But how to deal with the plethora of minutiae that rolls through my head demanding attention? Ignoring it would be to ignore one of my best skills: paying attention to minutiae. Still, I get that I can't jump from one tiny detail to another disparate one and back without losing some depth. So, I'm keeping a list right in front of me. I get an idea, I write it down instead of following it right that second. I remember something I have to add to this book I'm writing, I write it down, instead of researching it right then. And I doggedly stick to the task at hand—which I can't deny is downright excruciating. (This seems to directly contradict the Getting Things Done mantra of not making lists, doing things when you think of them, etc., or perhaps I've never read enough into it, but I don't care.)

When I reach a real breaking point in the focused task, then I let myself stop, look at the list, plow through it one by one. This blog post was on that list!

ePub Production links May 28

Updated: 11:30am

Thursday, May 27, 2010

Wednesday, May 26, 2010

ePub Production links May 26

Mike Cane suggested that "someone" keep track of the enormous amount of ePub Production links and information that is flowing around the web. I'm going to give it a shot.

These will be in order as I see them, and I'll try to publish daily, if not more frequently.

How (and why) to stop multiasking

I'm writing this as I print something for my husband and need to go get breakfast for the kids. This is something I need to read over and over again:

What we neglect to realize is that we're already using that brain power to pick up nuance, think about what we're hearing, access our creativity, and stay connected to what's happening around us. It's not really extra brain power. And diverting it has negative consequences.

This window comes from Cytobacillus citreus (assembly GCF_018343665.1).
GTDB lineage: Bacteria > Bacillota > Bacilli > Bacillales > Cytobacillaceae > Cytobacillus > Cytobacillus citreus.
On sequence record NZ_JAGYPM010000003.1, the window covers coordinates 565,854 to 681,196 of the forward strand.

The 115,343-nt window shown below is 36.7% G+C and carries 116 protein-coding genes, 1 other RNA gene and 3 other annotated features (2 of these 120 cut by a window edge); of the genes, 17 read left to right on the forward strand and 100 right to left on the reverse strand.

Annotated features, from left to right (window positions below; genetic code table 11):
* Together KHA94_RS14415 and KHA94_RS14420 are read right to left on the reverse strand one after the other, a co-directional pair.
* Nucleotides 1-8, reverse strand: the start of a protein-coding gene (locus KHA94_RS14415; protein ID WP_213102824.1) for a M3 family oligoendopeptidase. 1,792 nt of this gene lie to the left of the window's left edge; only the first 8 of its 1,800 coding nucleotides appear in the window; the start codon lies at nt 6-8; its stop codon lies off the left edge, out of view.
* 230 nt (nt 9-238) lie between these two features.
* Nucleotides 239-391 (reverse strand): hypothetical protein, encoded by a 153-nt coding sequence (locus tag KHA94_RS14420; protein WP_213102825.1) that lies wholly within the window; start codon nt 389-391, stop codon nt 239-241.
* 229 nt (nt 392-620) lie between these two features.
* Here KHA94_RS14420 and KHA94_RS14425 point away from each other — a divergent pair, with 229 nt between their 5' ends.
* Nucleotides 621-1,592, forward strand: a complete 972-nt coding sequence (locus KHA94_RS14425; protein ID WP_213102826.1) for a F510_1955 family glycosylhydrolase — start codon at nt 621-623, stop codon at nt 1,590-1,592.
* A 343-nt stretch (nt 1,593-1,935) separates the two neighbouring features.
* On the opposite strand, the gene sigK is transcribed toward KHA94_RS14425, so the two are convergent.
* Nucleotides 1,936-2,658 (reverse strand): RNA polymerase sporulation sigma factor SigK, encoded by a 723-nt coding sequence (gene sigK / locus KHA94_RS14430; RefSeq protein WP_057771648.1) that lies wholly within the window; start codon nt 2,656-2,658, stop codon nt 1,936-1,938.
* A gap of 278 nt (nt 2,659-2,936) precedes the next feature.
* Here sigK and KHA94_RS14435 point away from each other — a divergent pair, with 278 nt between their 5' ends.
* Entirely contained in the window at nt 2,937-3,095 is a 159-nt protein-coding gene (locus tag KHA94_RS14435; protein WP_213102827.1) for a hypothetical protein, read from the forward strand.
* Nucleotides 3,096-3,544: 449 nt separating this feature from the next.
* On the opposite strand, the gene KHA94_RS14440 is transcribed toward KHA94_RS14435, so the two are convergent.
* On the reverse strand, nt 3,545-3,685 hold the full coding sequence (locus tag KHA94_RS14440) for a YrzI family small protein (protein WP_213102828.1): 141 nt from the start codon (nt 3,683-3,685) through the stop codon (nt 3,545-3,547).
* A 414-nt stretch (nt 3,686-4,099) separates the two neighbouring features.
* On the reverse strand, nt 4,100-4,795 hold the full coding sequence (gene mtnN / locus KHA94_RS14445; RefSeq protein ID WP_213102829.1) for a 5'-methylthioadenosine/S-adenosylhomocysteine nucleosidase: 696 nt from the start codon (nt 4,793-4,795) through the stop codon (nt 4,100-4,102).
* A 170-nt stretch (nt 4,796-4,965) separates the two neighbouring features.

Read the whole article here.

Tuesday, May 25, 2010

InDesign flubs exporting headers to ePub

When you export an InDesign document, and choose a TOC style, InDesign exports the paragraphs that are part of the TOC as headers (h1, h2, etc.) and everything else as a p element. In both cases, the name of the style in InDesign is used as the class for the element in the XTML. So far, so good.

The only problem is that it seems to get the spacing (text-indent and margin properties) all messed up when it exports headers.

Here's the specs for the header paragraph style as defined in InDesign:

Header specs in InDesign

If I export to ePub without using the TOC (and thus without converting this paragraph into a "header"), I get the following reasonable CSS approximation of the style. Notice the 1/2" space before, and right and left margins, are converted to 1em, and the 4" are converted to 8em. That makes sense.

p.header {
font-family: "Cochin";
font-weight: bold;
font-style: normal;
font-size: 3em;
line-height: 1.20em;
text-decoration: none;
font-variant: normal;
text-indent: 0em;
text-align: center;
color: #1c910a;
margin: 1em 1em 8em 1em;

But if I export to ePub using the TOC, I get this:

h1.header {
font-family: "Cochin";
font-weight: bold;
font-style: normal;
font-size: 3em;
line-height: 1.20em;
text-decoration: none;
font-variant: normal;
text-indent: 0em;
text-align: center;
color: #1c910a;
margin: 0.01em 0.01em 0.11em 0.01em;

Notice the difference in the values for margin. They're completely messed up. I don't know if InDesign is trying to compensate for some dubious default font size for the h1 element, or what, but it's not effective. The difference in the output is universal, from Adobe Digital Editions, to web-based ereaders, to iBooks, and must be manually fixed. (Because if you don't choose the TOC style, you won't get a navigational menu.)

Friday, May 14, 2010

HTML5 Video Works on iBooks on iPad!!